A public hearing in Uttar Pradesh exposed multiple examples of injustice suffered by the poor and downtrodden. There were also some cases involving better-off and educated persons who had become victims of arbitrary actions taken by some of the powerful locals. Bharat Dogra reports
Phoola, her son Ramesh, also called Ram Babu, and her daughter, a very poor family from Sadal Singh ka Purva Village in Banda District of Uttar Pradesh, were taken as migrant workers by a contractor to work in Maletha-Majhgavanin Hamirpur District. Once there, the contractor tried to molest the young girl. When Ramesh tried to protect her, he was beaten to death. The girl was so traumatised that even now, when she is forced to speak of her brother and the incident, she sometimes faints. Their mother, Phoola is still fighting for justice. Initially, the local police would not even register an FIR; they just told her to leave.
However, things changed after the Vidyadham Samiti (VS), a voluntary body, organised a public hearing. Senior police officers have sought information on the incident from VS and, hopefully, the family will get justice. VS has won widespread appreciation for its efforts to help victims of injustice. The public hearing provided many other glimpses of the extreme injustice people in remote parts of the country suffer, and the obstacles placed on their path to justice by the rich and powerful.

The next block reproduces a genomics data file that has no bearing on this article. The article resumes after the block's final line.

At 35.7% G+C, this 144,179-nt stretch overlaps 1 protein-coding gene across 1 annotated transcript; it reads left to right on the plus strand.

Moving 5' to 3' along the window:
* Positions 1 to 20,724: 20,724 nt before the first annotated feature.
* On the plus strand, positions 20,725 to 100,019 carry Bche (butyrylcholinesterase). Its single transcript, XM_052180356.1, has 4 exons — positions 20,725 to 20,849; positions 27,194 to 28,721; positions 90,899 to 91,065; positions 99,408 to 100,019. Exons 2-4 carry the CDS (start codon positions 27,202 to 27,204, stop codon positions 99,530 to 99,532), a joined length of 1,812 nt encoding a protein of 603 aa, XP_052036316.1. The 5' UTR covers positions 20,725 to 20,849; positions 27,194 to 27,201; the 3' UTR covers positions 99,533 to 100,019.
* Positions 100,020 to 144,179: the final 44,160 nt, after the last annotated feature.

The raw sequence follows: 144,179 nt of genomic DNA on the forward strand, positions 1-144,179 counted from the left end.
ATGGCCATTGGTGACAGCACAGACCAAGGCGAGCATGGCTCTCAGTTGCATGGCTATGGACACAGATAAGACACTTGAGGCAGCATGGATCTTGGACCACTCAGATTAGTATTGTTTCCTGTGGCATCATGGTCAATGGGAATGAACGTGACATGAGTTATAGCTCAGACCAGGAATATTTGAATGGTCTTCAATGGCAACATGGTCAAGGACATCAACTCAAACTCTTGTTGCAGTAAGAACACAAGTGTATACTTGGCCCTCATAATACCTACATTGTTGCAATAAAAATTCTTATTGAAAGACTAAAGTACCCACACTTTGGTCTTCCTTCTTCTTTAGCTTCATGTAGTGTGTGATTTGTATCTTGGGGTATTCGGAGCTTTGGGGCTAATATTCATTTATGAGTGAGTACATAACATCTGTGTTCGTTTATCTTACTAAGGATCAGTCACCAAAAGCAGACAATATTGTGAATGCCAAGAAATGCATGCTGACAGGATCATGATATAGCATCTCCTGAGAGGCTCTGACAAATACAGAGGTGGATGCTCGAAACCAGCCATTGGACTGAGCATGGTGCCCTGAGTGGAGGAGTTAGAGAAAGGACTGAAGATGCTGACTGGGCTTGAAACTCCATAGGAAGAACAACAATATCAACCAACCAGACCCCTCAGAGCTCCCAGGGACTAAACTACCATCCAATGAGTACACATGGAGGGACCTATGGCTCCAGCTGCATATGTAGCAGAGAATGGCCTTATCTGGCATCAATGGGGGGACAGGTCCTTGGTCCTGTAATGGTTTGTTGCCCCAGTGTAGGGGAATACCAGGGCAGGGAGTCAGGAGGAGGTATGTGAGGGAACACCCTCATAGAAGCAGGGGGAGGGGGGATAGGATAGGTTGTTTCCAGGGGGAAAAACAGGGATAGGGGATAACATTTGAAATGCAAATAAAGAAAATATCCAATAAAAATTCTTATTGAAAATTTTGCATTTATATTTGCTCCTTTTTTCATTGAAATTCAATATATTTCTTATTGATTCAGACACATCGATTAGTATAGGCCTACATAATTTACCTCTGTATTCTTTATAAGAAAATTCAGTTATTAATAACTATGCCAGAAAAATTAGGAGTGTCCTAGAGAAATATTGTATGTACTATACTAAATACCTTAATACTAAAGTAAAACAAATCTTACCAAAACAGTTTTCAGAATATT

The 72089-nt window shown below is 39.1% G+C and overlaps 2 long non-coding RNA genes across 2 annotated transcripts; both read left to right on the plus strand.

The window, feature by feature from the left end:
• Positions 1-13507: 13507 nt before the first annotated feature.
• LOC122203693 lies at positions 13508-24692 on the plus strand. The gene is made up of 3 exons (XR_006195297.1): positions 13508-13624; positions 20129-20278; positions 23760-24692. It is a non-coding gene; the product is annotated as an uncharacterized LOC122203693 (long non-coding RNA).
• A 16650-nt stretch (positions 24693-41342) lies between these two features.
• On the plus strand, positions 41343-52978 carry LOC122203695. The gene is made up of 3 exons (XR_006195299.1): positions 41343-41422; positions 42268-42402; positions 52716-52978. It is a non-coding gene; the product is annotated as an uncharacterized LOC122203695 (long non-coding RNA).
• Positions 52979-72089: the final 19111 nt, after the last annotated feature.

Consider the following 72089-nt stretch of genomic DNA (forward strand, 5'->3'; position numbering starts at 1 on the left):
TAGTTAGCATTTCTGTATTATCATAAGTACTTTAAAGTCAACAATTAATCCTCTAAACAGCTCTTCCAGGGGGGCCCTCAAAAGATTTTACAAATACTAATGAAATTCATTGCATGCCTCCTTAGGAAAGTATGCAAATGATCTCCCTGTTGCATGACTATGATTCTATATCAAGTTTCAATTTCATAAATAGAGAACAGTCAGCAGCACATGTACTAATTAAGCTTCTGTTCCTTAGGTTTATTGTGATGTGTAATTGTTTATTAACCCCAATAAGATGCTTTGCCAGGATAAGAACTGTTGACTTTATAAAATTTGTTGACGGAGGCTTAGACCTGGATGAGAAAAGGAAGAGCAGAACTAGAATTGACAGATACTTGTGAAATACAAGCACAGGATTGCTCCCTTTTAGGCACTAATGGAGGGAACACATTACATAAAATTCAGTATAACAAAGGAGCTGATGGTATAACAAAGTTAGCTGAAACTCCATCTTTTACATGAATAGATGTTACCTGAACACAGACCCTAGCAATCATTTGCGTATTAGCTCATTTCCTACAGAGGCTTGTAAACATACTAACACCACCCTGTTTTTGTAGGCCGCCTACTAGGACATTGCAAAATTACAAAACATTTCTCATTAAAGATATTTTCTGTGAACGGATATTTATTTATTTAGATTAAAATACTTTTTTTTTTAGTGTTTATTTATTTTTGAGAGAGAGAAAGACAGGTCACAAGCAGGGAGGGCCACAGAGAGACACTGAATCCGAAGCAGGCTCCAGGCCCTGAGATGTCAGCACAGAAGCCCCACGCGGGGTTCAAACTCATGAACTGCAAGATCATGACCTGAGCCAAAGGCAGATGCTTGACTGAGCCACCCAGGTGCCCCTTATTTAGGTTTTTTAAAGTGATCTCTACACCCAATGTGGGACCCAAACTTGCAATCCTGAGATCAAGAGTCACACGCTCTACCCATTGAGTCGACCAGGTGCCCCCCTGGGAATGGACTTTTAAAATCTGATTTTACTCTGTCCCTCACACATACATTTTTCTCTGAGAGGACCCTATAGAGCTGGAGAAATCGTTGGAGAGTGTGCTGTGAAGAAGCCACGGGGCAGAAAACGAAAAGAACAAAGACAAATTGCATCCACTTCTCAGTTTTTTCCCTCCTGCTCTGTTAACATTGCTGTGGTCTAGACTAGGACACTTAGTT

Gulab Rajput came to the meeting, walking with difficulty on crutches, to recount a tragic incident. His son Vikas fell in love with a girl, but the girl’s family was not in the favour of the match. Her male relatives or their associates arranged to kill the couple, and then hung their bodies on a tree, Gulab alleged. He said the postmortem report and all other evidence pointed strongly to this being a case not of suicide but of murder, possible an honour killing. Further, Gulab said, when he was trying to get justice for his son and the girl, he was involved in a mishap that left him badly hurt. He alleged that it was not an accident but a murder attempt, to prevent him from pursuing the case. His story attracted much attention and sympathy.
Rajkamal, another person who attended the hearing, said he was part of a group of workers who had gone to Pune to work as head-loaders, but were exploited and confined. They somehow managed to escape, but could not collect their dues for the work done. Jaipal, another migrant worker, said his hand was badly injured when he was working in a factory in Haryana, and despite a long-running case, had not been able to get compensation.
Shyama from Macha Village said her family was being endlessly harassed, beaten and implicated in false cases over a dispute with close relatives, as the other party was connected to a police officer. A young man named Sandeep said he had tried to save the land meant for a school from encroachers in Baraichha Village and, for this, he was being implicated in all sorts of cases making his life extremely difficult.
Vijay Bahadur, an activist known for fighting corruption, recounted his struggle over exposing large-scale corruption in Atarra Gramin Panchayat involving two officials, including a glaring case of an official transferring government funds to his own bank account. However, instead of action being taken against the corrupt persons, those who are fighting corruption are being harassed, he alleged.
While most cases brought up at this public hearing involved injustice suffered by the poor, there were also some cases involving better-off and educated persons who had become victims of arbitrary actions taken by some of powerful local people. Panelists, including lawyers known for helping the poor, suggested several remedial measures for the various cases taken up at this hearing.
(The writer is a senior freelance journalist based in New Delhi.)